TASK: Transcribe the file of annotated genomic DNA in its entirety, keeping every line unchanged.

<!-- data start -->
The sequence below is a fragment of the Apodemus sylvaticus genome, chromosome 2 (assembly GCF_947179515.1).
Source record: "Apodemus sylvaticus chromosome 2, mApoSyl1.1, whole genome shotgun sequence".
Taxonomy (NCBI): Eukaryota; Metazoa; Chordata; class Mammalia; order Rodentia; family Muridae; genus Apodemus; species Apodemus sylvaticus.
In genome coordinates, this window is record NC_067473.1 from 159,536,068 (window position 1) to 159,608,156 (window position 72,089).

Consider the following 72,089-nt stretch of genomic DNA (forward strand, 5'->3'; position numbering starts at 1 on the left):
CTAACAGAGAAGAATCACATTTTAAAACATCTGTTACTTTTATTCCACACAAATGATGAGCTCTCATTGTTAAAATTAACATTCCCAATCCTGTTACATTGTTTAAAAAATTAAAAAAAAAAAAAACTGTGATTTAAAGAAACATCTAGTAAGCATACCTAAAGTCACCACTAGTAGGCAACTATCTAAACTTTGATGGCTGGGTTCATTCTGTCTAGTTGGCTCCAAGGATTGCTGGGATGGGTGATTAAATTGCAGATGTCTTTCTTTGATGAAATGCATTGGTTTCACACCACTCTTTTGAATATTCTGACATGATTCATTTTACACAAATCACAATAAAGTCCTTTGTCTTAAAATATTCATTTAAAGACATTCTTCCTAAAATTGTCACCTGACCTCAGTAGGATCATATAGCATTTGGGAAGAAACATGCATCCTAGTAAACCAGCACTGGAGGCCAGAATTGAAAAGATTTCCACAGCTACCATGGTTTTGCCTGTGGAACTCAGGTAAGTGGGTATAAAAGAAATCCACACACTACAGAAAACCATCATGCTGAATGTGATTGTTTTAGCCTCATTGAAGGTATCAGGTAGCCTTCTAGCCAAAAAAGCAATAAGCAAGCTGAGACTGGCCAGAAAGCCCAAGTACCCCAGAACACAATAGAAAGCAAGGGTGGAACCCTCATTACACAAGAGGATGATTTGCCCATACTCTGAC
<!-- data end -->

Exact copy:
The sequence below is a fragment of the Apodemus sylvaticus genome, chromosome 2 (assembly GCF_947179515.1).
Source record: "Apodemus sylvaticus chromosome 2, mApoSyl1.1, whole genome shotgun sequence".
Taxonomy (NCBI): Eukaryota; Metazoa; Chordata; class Mammalia; order Rodentia; family Muridae; genus Apodemus; species Apodemus sylvaticus.
In genome coordinates, this window is record NC_067473.1 from 159,536,068 (window position 1) to 159,608,156 (window position 72,089).

Consider the following 72,089-nt stretch of genomic DNA (forward strand, 5'->3'; position numbering starts at 1 on the left):
CTAACAGAGAAGAATCACATTTTAAAACATCTGTTACTTTTATTCCACACAAATGATGAGCTCTCATTGTTAAAATTAACATTCCCAATCCTGTTACATTGTTTAAAAAATTAAAAAAAAAAAAAACTGTGATTTAAAGAAACATCTAGTAAGCATACCTAAAGTCACCACTAGTAGGCAACTATCTAAACTTTGATGGCTGGGTTCATTCTGTCTAGTTGGCTCCAAGGATTGCTGGGATGGGTGATTAAATTGCAGATGTCTTTCTTTGATGAAATGCATTGGTTTCACACCACTCTTTTGAATATTCTGACATGATTCATTTTACACAAATCACAATAAAGTCCTTTGTCTTAAAATATTCATTTAAAGACATTCTTCCTAAAATTGTCACCTGACCTCAGTAGGATCATATAGCATTTGGGAAGAAACATGCATCCTAGTAAACCAGCACTGGAGGCCAGAATTGAAAAGATTTCCACAGCTACCATGGTTTTGCCTGTGGAACTCAGGTAAGTGGGTATAAAAGAAATCCACACACTACAGAAAACCATCATGCTGAATGTGATTGTTTTAGCCTCATTGAAGGTATCAGGTAGCCTTCTAGCCAAAAAAGCAATAAGCAAGCTGAGACTGGCCAGAAAGCCCAAGTACCCCAGAACACAATAGAAAGCAAGGGTGGAACCCTCATTACACAAGAGGATGATTTGCCCATACTCTGAC